Every once in a while organized crime gives me a call. It’s not that I’m so special, they just happen to know my phone number. The call comes in “Unknown number” which is a warning sign in itself. Then I’ve won a trip to Florida, Vegas, or wherever. Red flag. Press nine and you get a very happy and enthusiastic person who wants to give you a free trip, all you have to do is be a credit card holder.

Stop right there. These people are offering you great sounding (and nonexistent) stuff for the sole purpose of capturing your name and credit card number so they can rip you off.
What’s interesting is that there’s one group doing this over and over. I know because their phone system has an obscure flaw and every time they call, I can exploit that flaw to listen in to the agent side of other conversations. Not only is it great fun to study the mechanics of their pitch “I have your card number here but I need to verify it in order to go ahead, can you read it out for me?” [Try “No, I can’t, why don’t you read it to me?” — they hang up], but when they finally manage to sucker some poor soul into their scam it’s rewarding to call the police with the victim’s phone number and shut them down, one card at a time.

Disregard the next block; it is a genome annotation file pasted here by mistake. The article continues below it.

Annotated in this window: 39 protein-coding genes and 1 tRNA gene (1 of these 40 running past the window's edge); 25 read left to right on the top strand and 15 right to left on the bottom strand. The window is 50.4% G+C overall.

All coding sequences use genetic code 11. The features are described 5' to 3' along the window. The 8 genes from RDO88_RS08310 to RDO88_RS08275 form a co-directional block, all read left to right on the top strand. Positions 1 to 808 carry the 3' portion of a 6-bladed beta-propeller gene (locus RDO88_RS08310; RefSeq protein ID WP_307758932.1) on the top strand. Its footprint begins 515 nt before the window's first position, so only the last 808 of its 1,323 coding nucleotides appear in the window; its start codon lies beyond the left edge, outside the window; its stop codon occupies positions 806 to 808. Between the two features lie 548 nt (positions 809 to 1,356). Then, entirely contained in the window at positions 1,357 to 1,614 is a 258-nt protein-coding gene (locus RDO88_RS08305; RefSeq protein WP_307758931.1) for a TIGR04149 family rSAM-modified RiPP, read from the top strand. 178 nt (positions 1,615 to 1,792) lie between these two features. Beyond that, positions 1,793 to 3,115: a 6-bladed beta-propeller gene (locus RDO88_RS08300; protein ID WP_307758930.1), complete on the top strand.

Now as I sit here listening for fresh victims, it comes to mind that this is a terribly inefficient way of doing things. My local bank should really be issuing me with a credit card specially designed for these guys. When I get the call, I should be more than happy — maybe even as excited as they are — about my windfall; and correspondingly happy to provide them with my personal details.

Then when these scum try to use the card the banks should approve the transaction but call the merchant and/or police at the same time. On a good day, the ever present video cameras should at least capture an image of the poor underling tasked with perpetrating the fraud, and sooner of later one of these guys will provide a trail back to the people who are really profiting from the crime. Then we can jail them.

Fun With Fraudsters

  • Slowing these people down is the best thing you can do. Every second one of their lines is tied up is a second that they can’t use to sucker someone else.
  • These people are trained to hang up the second something doesn’t go according to the script. Tell ’em you want to talk to your spouse first… click. Gone. Tell them you want to call them back… gone. So follow along, sound interested, and sucker them in. They’re going to tell you that they’re running a promotion with some hotel or resort, so ask them questions… how many restaurants does it have? Don’t know? Where can I find out? How long do I have to use the trip again? Do I need a passport? How do I get a passport? Do I need shots? You get the idea.
  • Lie to them. They might sound nice but they’re criminals out to take you (or more correctly, your bank). Give them a false name but your correct phone number, give them a fake credit card number (swap any set of even or odd digits after the first four to pass the check digit test: for example if your card number is 4501 1234 5678 9012, tell them it’s 4501 3214 5678 9012).
  • Call your bank. Let them know that these guys are running the scam and give them as many details as possible, including the false name and credit card number just in case you lucked in to another valid account, they’ll want to watch for fraudulent transactions.